Air Pollution Control Equipment Services

Conemaugh Electric Generating Station Unit 1 is on line with a new flue gas desulfurization (FGD) system that is reducing the unit?s SO2 emissions by approximately 95 percent. The FGD went into service on Dec. 15, 1994, and a scrubber for Unit 2 should be complete this fall. Both scrubbers will cost approximately $341 million. The two-scrubber project will enable the 1,700-MW plant to meet the acid rain requirements of the Clean Air Act Amendments (CAAA) of 1990. Conemaugh Station, operated by P
Air Pollution Control Equipment Services

When the Environmental Protection Agency (EPA) declared combustion residue from power plants to be nonhazardous (which it is), a collective sigh of relief arose in the power generation industry. Then, when the attention turned to commercial boilers and their potential emissions of air toxics, it seemed, initially, that Title III of the Clean Air Act Amendments of 1990 (CAAA) might present little cause for concern at power plants. Not so.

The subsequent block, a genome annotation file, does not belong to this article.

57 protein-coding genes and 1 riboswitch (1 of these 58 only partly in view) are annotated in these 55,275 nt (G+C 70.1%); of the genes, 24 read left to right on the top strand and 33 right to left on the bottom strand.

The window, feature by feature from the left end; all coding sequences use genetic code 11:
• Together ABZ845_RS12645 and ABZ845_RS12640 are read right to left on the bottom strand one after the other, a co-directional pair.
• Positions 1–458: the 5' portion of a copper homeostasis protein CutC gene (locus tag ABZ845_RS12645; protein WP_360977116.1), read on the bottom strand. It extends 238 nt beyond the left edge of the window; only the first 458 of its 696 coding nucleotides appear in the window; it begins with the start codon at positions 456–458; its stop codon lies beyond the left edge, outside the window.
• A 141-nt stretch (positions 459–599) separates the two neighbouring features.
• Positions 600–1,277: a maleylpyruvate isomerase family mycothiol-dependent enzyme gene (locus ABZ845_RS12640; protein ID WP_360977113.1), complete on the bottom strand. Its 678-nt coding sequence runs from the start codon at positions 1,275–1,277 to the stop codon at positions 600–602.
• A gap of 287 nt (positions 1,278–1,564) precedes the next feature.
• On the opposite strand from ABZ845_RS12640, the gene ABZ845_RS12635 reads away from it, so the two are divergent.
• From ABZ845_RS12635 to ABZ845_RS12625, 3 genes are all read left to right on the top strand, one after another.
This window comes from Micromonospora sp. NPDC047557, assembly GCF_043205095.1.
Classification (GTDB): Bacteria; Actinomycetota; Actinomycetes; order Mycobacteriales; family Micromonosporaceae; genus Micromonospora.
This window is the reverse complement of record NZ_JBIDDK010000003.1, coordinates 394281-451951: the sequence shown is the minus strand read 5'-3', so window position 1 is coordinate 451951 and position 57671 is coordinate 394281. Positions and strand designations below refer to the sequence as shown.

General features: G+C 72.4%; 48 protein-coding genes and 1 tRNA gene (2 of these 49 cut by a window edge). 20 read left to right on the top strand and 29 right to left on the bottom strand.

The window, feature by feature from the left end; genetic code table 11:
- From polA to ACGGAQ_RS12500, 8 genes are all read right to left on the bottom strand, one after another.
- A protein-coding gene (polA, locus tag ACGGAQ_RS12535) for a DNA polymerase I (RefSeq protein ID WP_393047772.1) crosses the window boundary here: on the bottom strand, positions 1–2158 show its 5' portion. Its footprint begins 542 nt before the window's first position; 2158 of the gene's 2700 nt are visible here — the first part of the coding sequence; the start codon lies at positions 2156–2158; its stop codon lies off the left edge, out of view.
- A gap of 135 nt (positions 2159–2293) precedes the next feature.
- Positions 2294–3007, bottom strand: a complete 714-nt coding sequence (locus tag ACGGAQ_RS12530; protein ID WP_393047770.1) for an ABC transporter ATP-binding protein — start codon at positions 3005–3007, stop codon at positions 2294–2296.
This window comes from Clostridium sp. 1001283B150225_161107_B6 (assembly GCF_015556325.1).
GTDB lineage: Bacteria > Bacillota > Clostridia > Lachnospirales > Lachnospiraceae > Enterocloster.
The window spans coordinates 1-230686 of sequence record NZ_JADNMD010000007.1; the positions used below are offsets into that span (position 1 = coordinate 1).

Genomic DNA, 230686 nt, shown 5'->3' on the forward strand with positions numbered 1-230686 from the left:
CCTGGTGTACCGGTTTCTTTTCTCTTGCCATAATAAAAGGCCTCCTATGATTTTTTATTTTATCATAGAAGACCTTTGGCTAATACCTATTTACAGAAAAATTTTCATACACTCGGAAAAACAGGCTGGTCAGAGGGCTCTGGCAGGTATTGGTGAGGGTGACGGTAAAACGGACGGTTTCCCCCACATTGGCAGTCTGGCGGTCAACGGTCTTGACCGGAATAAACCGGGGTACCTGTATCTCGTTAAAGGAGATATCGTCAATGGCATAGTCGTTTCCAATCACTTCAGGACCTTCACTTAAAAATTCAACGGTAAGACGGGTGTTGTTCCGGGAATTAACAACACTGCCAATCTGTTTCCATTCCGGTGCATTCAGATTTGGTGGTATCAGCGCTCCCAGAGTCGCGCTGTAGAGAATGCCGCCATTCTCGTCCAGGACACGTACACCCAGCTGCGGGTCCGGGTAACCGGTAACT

Emissions

In the January, 1995, OEnvironmentally SpeakingO column of Power Engineering, we first mentioned the name of an organization worth knowing?The Academy of Natural Sciences in Philadelphia. Reader response included a letter that told us of a new organization worth watching. About to begin operations at this writing, the new group was formed at the University of Wyoming in 1993. Known as The Institute for Environment and Natural Resource Research and Policy (IENRRP), the organization seeks to devel
Air Pollution Control Equipment Services

The Institute of Clean Air Cos. (ICAC), the national association of stationary source air pollution control companies, has released a revised version of its white paper, Selective Catalytic Reduction (SCR) Controls to Abate NOx Emissions. The paper, written by ICAC?s SCR Committee, provides information on the capabilities, limitations, applications and costs of SCR.